While my invention may be applied generally to the separation from a gas of any material carried in suspension therein and of such a nature that minute particles thereof may be caused to aggregate into larger particles, or globules, it is more particularly intended to be applied to the removal from the gas resulting from the destructive distillation of coal, as in the operation of retort coke ovens, or other similar gases, of the tar which in the form of minute particles or tarsent out into still, foggy air, an aggregation or coalescence of the particles of moisture tends to be effected, no useful practical application of this fact has been made, and it has been supposed, and all practical work in this line has been based on the theory, that in order to obtain any efiicient deposition of matter carried in a moving stream of gas passing between opposed electrodes, a direct or rectified current must be employed, since otherwise the alternating ionization of the particles would cause these to play back and forth between the electrodes without coming to rest. However true this may be as to the dry, dust-like contents of such gases as flue or chimney gas,'I have found by a long series of experiments on a commercial scale, and my invention is based upon the fact, that, where a gas, such as retort coke oven gas, or producer' gas, carrying a substance such as tar, capable of forming a liquid, or semi-liquid, mass of adhesive materials, is caused to pass through an electric field of alternating polarity between opposed electrodes, one of which is provided with a smooth surface and the other is adapted to give 0d a brush or silent discharge, an efficient separation of the tar from the gas by its deposition upon the smooth electrode is effected with the gas stream moving at such a speed as is necessary for commercial operation. This I believe to be due to the fact that the extremely fine particles of the tar-mist. in the gas are first caused to join together to form larger particles or drops having such a degree of adhesiveness as to cause the particles which have once come into contact with the smooth electrode to cling thereto and form into a massin spite of the repulsive force.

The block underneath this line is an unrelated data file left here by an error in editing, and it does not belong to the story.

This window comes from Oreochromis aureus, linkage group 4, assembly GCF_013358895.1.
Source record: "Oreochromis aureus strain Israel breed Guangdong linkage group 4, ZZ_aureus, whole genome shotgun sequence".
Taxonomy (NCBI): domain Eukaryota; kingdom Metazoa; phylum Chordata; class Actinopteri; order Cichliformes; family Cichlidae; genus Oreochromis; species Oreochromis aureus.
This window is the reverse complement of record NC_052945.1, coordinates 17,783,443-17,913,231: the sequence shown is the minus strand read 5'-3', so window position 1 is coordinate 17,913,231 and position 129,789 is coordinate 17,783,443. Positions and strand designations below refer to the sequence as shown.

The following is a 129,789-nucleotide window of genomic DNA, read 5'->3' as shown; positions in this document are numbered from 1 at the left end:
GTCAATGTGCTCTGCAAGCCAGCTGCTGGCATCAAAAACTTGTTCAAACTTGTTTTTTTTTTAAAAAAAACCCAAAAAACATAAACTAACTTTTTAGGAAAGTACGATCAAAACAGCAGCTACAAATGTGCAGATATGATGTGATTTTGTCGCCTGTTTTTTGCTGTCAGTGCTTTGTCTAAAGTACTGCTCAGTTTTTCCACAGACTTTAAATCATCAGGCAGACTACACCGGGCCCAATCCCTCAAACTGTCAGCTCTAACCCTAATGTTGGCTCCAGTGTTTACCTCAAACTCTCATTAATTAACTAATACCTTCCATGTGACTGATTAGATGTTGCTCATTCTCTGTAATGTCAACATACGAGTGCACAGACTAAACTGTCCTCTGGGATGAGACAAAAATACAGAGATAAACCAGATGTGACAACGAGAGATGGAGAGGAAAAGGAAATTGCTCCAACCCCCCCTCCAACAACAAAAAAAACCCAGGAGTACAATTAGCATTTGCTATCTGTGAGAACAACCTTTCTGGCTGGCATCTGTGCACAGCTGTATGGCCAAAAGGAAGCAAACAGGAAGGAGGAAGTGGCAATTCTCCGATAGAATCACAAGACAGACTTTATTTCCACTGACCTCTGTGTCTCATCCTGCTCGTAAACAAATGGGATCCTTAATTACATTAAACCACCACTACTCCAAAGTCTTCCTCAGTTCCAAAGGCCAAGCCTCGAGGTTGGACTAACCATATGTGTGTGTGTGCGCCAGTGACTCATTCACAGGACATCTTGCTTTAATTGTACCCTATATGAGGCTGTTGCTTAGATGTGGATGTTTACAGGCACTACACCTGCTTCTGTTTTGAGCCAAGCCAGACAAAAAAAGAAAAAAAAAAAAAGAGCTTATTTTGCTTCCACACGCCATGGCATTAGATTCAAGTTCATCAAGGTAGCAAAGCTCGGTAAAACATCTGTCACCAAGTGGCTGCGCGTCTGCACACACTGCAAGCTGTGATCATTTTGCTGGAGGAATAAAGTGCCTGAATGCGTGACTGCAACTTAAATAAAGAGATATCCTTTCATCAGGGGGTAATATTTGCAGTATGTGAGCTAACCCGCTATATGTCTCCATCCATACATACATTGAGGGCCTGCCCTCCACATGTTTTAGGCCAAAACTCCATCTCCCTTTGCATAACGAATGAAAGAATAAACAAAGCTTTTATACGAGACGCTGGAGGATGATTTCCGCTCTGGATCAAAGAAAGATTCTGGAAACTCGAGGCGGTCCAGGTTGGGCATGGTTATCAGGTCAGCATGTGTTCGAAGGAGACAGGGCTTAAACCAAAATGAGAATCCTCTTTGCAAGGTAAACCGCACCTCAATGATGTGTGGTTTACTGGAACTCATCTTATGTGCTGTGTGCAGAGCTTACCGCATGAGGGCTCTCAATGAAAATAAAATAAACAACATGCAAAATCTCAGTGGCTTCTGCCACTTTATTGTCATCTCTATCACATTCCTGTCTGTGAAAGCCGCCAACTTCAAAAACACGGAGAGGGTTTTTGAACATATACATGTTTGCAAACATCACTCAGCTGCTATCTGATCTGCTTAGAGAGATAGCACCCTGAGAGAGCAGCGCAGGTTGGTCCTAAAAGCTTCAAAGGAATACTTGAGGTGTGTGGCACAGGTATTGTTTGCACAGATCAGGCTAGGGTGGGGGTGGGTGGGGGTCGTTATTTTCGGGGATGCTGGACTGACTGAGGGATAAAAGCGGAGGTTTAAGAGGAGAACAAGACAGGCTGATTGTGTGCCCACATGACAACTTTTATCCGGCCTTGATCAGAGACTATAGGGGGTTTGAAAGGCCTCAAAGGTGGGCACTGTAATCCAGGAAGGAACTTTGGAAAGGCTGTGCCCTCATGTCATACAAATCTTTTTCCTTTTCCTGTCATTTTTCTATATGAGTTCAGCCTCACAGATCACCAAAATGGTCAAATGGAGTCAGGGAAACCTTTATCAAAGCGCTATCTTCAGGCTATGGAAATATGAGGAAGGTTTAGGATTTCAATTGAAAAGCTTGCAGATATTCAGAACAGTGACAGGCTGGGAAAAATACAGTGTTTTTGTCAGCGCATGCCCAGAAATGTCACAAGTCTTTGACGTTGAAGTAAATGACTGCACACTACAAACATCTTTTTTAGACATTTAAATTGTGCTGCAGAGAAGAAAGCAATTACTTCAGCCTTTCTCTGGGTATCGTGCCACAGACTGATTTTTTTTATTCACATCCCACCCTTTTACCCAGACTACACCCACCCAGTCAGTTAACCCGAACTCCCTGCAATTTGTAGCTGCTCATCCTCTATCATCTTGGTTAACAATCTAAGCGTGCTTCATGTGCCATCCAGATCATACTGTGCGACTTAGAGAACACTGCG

The invention will be best understood by reference to the accompanying drawing, which is a diagrammatic representation of a form of apparatus which may be employed in carrying my invention into effect.